My rating: 3 of 5 stars
This is 3.5 stars…
After the all high ratings, I am a bit disappointed. Shadow and Bone does absolutely nothing new for the already tired YA genre. It has every characteristic trope of a boring book:
1.An apparently plain heroine with a power she doesn’t know what to do with, snarky attitude, wildly fluctuating feelings and no appetite? Check.
2.A childhood friend who suddenly realises, after 10+years and two seconds of seeing her in some other guy’s arms, that he loves her and only her? Check.
3.A dark, mysterious hottie who eventually does turn out to be the antagonist, and for whom, despite all common sense, the heroine has ambiguous feelings? Check.
4.A setting that includes a fictional country with such original history, religion and language that it is blatantly obvious which real life place it is? Check.
5.A plot that, because of the above elements and lack of anything resembling a story, is totally predictable? Check.
Reading this left me so numb that when the white stag, (which is a completely unheard of thing in literature,btw) popped up, I became:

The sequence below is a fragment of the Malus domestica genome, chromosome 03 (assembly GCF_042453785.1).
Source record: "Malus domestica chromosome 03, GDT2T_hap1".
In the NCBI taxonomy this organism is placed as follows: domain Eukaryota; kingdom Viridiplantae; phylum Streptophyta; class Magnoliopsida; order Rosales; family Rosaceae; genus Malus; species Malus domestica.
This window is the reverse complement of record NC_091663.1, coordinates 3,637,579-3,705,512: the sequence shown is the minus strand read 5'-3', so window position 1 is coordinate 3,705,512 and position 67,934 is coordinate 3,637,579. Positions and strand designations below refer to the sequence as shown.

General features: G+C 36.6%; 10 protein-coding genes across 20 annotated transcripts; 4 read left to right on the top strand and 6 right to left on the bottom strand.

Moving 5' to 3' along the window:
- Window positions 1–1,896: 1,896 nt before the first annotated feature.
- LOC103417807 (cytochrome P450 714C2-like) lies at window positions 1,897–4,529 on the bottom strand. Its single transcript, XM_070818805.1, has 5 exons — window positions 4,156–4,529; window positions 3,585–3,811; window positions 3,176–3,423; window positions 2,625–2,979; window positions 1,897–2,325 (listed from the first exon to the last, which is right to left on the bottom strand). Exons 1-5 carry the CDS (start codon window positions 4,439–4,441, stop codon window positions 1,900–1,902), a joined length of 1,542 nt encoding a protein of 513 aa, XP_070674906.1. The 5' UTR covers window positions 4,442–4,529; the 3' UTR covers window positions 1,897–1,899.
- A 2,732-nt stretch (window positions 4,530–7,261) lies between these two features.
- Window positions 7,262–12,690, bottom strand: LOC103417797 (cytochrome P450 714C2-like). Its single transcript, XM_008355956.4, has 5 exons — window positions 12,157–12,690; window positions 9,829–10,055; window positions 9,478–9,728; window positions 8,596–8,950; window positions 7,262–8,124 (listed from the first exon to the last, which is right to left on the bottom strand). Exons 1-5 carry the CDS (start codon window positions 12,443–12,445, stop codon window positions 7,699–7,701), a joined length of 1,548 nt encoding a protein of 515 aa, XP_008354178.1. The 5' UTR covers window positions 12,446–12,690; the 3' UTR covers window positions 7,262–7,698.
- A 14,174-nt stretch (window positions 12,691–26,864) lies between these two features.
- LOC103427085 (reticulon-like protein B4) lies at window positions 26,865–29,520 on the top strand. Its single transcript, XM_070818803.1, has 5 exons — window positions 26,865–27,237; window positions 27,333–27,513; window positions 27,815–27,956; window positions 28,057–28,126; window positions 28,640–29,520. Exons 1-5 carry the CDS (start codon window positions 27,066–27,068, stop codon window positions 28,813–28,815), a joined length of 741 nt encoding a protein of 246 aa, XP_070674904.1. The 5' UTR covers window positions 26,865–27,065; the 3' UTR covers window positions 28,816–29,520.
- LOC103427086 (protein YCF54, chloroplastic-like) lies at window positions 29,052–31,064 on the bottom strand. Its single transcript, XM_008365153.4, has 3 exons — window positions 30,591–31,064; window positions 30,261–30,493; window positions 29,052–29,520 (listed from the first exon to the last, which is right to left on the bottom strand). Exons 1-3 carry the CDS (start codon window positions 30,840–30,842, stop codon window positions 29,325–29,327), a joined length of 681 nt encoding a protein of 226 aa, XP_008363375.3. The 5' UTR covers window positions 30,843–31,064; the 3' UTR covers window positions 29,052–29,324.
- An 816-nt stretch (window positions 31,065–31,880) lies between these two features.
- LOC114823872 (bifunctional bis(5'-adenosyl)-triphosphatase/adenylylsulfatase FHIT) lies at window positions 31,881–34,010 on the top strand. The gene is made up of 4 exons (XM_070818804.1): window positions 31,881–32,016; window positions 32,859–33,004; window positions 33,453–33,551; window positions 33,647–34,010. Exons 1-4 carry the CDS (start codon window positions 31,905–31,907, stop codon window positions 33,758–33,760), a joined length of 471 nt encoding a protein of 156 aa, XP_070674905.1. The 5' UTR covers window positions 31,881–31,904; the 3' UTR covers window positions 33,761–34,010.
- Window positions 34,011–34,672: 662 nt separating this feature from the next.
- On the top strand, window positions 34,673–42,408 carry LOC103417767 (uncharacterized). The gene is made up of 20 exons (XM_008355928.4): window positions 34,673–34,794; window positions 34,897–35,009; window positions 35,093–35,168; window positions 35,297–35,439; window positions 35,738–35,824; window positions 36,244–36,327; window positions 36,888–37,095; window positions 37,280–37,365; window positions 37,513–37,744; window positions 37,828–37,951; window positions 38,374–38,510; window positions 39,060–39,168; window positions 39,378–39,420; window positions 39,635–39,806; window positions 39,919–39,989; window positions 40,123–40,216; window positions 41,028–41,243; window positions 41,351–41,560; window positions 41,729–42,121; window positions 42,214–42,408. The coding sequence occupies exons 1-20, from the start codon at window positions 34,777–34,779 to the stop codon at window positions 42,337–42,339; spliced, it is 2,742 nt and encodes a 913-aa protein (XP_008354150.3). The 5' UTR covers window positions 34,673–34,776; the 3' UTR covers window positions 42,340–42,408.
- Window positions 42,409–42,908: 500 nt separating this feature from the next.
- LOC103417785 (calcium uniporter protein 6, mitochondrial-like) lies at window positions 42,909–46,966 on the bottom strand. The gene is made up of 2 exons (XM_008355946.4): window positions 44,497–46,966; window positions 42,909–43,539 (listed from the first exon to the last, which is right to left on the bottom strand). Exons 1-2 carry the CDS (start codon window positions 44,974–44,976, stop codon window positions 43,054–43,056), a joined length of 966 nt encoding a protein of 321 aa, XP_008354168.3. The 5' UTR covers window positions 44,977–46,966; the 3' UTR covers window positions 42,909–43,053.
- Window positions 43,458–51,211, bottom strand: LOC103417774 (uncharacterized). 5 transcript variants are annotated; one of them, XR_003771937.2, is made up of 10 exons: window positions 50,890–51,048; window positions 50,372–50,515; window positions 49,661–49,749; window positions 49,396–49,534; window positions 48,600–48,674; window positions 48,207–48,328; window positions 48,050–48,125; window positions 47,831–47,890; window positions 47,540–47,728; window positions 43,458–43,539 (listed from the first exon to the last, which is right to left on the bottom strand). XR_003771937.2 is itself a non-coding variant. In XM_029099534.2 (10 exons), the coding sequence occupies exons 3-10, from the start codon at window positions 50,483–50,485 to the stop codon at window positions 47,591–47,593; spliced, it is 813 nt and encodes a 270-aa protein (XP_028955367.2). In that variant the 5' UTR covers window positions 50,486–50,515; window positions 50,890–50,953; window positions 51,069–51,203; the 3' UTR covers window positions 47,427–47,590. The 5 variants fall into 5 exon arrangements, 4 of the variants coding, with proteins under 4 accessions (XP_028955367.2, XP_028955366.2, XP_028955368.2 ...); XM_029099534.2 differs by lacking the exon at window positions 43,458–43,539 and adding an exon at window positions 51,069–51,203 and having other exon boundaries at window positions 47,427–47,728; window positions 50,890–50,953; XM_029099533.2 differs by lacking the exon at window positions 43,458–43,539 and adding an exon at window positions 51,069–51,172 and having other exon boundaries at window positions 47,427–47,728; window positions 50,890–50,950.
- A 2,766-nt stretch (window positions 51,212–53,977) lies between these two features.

I tried to like it, I really did, but it just didn’t click with me. The Russian influences made it okay, but not great – the priest and king allegory is completely transparent.
I did like the character of the Darkling though. He was a bit different from the usual silent types that populate teen books and I was totally rooting for him until he turned out…you know, the usual thing.
Mal also I liked in the beginning, but then he went all devoted lover boy on me and I couldn’t stomach him any more. It would have way more fun if he were the antagonist. And creepier.
Alina, I neither liked nor disliked. Her sarcasm was a bright spot, but even that seemed forced. Most of the humour in the book was about as natural as Nicki Minaj.
Despite all that, I am going to give the Grisha series a chance and keep reading the sequel, which is turning out to be much more interesting – it has great pacing, interesting conflicts and of course, Nikolai.